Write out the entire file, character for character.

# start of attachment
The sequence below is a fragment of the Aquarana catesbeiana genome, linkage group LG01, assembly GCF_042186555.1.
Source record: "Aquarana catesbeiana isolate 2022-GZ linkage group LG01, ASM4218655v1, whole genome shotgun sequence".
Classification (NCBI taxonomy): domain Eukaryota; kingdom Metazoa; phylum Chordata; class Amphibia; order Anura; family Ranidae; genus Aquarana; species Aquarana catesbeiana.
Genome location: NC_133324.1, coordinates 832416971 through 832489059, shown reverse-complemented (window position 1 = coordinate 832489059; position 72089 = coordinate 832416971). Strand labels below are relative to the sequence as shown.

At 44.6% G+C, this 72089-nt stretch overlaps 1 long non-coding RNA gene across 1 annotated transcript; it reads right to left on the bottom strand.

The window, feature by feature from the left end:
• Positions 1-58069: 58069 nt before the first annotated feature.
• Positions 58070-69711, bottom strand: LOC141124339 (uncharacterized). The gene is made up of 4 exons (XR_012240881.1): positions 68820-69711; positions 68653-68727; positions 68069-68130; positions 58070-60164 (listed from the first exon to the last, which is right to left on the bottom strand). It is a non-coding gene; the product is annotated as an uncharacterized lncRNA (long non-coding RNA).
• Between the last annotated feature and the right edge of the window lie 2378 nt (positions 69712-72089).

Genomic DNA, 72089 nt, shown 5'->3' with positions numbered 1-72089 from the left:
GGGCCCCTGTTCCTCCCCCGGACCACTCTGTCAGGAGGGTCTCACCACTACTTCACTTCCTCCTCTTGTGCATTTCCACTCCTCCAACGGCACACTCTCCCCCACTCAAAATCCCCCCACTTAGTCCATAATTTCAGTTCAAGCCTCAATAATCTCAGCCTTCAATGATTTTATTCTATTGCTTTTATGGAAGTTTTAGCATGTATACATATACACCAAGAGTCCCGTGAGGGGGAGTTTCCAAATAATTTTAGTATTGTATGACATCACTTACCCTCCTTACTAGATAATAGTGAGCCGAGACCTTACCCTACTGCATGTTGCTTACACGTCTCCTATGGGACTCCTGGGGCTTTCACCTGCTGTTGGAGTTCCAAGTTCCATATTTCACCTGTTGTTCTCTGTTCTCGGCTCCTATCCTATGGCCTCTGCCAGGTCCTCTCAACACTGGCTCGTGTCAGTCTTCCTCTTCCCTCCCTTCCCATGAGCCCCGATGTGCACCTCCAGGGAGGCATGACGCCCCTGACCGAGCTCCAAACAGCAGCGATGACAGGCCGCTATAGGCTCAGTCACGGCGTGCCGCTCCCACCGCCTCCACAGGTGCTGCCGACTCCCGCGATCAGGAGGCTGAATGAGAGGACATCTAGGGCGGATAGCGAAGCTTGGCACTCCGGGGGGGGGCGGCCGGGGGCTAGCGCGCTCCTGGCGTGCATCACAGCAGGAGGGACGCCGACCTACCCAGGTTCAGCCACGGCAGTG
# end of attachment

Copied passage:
The sequence below is a fragment of the Aquarana catesbeiana genome, linkage group LG01, assembly GCF_042186555.1.
Source record: "Aquarana catesbeiana isolate 2022-GZ linkage group LG01, ASM4218655v1, whole genome shotgun sequence".
Classification (NCBI taxonomy): domain Eukaryota; kingdom Metazoa; phylum Chordata; class Amphibia; order Anura; family Ranidae; genus Aquarana; species Aquarana catesbeiana.
Genome location: NC_133324.1, coordinates 832416971 through 832489059, shown reverse-complemented (window position 1 = coordinate 832489059; position 72089 = coordinate 832416971). Strand labels below are relative to the sequence as shown.

At 44.6% G+C, this 72089-nt stretch overlaps 1 long non-coding RNA gene across 1 annotated transcript; it reads right to left on the bottom strand.

The window, feature by feature from the left end:
• Positions 1-58069: 58069 nt before the first annotated feature.
• Positions 58070-69711, bottom strand: LOC141124339 (uncharacterized). The gene is made up of 4 exons (XR_012240881.1): positions 68820-69711; positions 68653-68727; positions 68069-68130; positions 58070-60164 (listed from the first exon to the last, which is right to left on the bottom strand). It is a non-coding gene; the product is annotated as an uncharacterized lncRNA (long non-coding RNA).
• Between the last annotated feature and the right edge of the window lie 2378 nt (positions 69712-72089).

Genomic DNA, 72089 nt, shown 5'->3' with positions numbered 1-72089 from the left:
GGGCCCCTGTTCCTCCCCCGGACCACTCTGTCAGGAGGGTCTCACCACTACTTCACTTCCTCCTCTTGTGCATTTCCACTCCTCCAACGGCACACTCTCCCCCACTCAAAATCCCCCCACTTAGTCCATAATTTCAGTTCAAGCCTCAATAATCTCAGCCTTCAATGATTTTATTCTATTGCTTTTATGGAAGTTTTAGCATGTATACATATACACCAAGAGTCCCGTGAGGGGGAGTTTCCAAATAATTTTAGTATTGTATGACATCACTTACCCTCCTTACTAGATAATAGTGAGCCGAGACCTTACCCTACTGCATGTTGCTTACACGTCTCCTATGGGACTCCTGGGGCTTTCACCTGCTGTTGGAGTTCCAAGTTCCATATTTCACCTGTTGTTCTCTGTTCTCGGCTCCTATCCTATGGCCTCTGCCAGGTCCTCTCAACACTGGCTCGTGTCAGTCTTCCTCTTCCCTCCCTTCCCATGAGCCCCGATGTGCACCTCCAGGGAGGCATGACGCCCCTGACCGAGCTCCAAACAGCAGCGATGACAGGCCGCTATAGGCTCAGTCACGGCGTGCCGCTCCCACCGCCTCCACAGGTGCTGCCGACTCCCGCGATCAGGAGGCTGAATGAGAGGACATCTAGGGCGGATAGCGAAGCTTGGCACTCCGGGGGGGGGCGGCCGGGGGCTAGCGCGCTCCTGGCGTGCATCACAGCAGGAGGGACGCCGACCTACCCAGGTTCAGCCACGGCAGTG